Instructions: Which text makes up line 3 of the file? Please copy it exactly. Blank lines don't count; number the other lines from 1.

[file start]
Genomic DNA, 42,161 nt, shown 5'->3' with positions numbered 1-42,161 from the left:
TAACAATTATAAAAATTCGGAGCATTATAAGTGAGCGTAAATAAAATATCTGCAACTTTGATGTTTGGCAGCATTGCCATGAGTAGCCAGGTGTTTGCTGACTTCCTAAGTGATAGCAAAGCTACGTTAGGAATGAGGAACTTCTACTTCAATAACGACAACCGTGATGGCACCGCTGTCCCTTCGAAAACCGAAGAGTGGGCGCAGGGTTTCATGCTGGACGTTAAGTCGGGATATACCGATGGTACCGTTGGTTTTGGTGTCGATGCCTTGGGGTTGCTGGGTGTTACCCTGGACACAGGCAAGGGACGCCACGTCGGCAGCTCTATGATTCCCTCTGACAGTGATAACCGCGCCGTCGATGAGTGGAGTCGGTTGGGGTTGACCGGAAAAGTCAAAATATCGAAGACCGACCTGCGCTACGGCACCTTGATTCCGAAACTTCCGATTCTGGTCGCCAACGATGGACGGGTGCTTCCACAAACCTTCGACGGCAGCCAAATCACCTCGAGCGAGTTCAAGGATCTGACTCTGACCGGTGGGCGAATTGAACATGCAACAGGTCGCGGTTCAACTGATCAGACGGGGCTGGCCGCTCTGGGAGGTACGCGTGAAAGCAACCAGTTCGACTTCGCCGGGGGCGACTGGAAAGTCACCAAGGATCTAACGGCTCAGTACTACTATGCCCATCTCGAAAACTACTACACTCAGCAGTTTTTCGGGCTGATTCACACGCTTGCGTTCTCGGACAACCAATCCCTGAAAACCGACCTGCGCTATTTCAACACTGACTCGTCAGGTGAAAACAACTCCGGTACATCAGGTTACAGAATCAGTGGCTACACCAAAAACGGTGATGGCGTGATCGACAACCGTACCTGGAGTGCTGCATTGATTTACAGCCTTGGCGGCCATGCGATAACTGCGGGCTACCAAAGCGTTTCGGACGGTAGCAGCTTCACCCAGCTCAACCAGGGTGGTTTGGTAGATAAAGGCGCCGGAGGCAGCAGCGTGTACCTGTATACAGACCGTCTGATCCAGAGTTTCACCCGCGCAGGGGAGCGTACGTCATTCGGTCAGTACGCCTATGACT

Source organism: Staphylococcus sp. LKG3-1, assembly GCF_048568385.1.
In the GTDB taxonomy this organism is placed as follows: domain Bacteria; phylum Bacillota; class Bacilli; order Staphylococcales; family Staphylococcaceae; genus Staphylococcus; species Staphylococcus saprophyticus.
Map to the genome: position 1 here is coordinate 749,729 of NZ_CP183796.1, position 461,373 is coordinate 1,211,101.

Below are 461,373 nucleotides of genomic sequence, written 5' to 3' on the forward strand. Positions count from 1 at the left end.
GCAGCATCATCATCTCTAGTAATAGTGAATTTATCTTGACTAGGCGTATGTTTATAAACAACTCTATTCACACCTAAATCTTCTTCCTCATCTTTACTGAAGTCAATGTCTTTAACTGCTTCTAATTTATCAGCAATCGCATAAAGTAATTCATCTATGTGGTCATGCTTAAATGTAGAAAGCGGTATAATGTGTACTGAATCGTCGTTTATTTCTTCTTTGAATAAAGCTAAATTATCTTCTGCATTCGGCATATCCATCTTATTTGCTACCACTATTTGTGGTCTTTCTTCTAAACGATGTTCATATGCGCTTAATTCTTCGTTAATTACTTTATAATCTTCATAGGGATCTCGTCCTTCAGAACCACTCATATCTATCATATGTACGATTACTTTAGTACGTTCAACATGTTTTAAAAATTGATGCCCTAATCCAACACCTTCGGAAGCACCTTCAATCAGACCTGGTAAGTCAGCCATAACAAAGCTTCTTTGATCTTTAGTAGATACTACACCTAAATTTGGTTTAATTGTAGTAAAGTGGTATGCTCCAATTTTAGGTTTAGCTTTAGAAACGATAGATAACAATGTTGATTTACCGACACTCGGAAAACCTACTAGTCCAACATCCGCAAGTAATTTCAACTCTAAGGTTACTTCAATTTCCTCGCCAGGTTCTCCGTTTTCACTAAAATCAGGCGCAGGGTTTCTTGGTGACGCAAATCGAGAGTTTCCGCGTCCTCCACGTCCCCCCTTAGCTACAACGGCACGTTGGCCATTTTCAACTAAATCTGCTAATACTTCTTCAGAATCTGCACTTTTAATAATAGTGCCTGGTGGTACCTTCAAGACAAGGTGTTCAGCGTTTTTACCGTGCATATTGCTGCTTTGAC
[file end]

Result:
Source organism: Staphylococcus sp. LKG3-1, assembly GCF_048568385.1.